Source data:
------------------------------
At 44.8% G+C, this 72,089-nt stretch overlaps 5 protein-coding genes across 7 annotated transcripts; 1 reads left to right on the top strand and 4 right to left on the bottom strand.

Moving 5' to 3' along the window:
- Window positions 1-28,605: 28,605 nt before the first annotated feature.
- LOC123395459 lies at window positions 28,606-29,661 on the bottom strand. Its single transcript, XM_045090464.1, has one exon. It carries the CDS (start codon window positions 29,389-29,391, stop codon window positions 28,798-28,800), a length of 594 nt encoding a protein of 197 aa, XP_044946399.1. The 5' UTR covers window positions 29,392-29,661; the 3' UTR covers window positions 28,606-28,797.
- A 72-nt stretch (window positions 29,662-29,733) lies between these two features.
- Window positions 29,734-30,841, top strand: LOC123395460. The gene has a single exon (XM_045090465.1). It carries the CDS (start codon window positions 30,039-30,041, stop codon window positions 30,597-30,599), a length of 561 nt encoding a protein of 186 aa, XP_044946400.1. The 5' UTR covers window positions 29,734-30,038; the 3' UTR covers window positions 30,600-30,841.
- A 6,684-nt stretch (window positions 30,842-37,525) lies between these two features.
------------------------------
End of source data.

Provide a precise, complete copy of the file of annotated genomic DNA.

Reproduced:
At 44.8% G+C, this 72,089-nt stretch overlaps 5 protein-coding genes across 7 annotated transcripts; 1 reads left to right on the top strand and 4 right to left on the bottom strand.

Moving 5' to 3' along the window:
- Window positions 1-28,605: 28,605 nt before the first annotated feature.
- LOC123395459 lies at window positions 28,606-29,661 on the bottom strand. Its single transcript, XM_045090464.1, has one exon. It carries the CDS (start codon window positions 29,389-29,391, stop codon window positions 28,798-28,800), a length of 594 nt encoding a protein of 197 aa, XP_044946399.1. The 5' UTR covers window positions 29,392-29,661; the 3' UTR covers window positions 28,606-28,797.
- A 72-nt stretch (window positions 29,662-29,733) lies between these two features.
- Window positions 29,734-30,841, top strand: LOC123395460. The gene has a single exon (XM_045090465.1). It carries the CDS (start codon window positions 30,039-30,041, stop codon window positions 30,597-30,599), a length of 561 nt encoding a protein of 186 aa, XP_044946400.1. The 5' UTR covers window positions 29,734-30,038; the 3' UTR covers window positions 30,600-30,841.
- A 6,684-nt stretch (window positions 30,842-37,525) lies between these two features.